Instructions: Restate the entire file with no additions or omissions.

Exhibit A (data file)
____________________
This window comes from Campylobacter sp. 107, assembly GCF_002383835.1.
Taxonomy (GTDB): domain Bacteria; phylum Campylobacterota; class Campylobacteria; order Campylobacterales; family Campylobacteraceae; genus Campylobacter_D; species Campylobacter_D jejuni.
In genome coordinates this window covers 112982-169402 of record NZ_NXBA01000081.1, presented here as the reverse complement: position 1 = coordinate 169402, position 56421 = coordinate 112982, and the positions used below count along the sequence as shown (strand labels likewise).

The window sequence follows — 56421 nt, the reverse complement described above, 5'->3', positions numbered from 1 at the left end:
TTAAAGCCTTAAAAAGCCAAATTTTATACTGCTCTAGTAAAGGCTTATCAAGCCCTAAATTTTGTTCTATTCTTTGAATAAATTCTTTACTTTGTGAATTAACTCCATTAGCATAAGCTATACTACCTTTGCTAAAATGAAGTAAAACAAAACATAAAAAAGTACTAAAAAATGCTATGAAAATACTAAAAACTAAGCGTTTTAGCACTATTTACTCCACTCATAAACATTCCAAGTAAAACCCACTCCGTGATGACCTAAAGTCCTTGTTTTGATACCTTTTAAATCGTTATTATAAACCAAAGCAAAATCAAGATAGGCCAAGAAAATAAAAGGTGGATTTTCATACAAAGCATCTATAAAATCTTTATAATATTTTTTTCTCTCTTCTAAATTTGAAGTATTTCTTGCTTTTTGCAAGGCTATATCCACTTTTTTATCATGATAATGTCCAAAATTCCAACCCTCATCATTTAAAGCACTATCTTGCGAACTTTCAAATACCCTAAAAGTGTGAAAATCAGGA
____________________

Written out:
This window comes from Campylobacter sp. 107, assembly GCF_002383835.1.
Taxonomy (GTDB): domain Bacteria; phylum Campylobacterota; class Campylobacteria; order Campylobacterales; family Campylobacteraceae; genus Campylobacter_D; species Campylobacter_D jejuni.
In genome coordinates this window covers 112982-169402 of record NZ_NXBA01000081.1, presented here as the reverse complement: position 1 = coordinate 169402, position 56421 = coordinate 112982, and the positions used below count along the sequence as shown (strand labels likewise).

The window sequence follows — 56421 nt, the reverse complement described above, 5'->3', positions numbered from 1 at the left end:
TTAAAGCCTTAAAAAGCCAAATTTTATACTGCTCTAGTAAAGGCTTATCAAGCCCTAAATTTTGTTCTATTCTTTGAATAAATTCTTTACTTTGTGAATTAACTCCATTAGCATAAGCTATACTACCTTTGCTAAAATGAAGTAAAACAAAACATAAAAAAGTACTAAAAAATGCTATGAAAATACTAAAAACTAAGCGTTTTAGCACTATTTACTCCACTCATAAACATTCCAAGTAAAACCCACTCCGTGATGACCTAAAGTCCTTGTTTTGATACCTTTTAAATCGTTATTATAAACCAAAGCAAAATCAAGATAGGCCAAGAAAATAAAAGGTGGATTTTCATACAAAGCATCTATAAAATCTTTATAATATTTTTTTCTCTCTTCTAAATTTGAAGTATTTCTTGCTTTTTGCAAGGCTATATCCACTTTTTTATCATGATAATGTCCAAAATTCCAACCCTCATCATTTAAAGCACTATCTTGCGAACTTTCAAATACCCTAAAAGTGTGAAAATCAGGA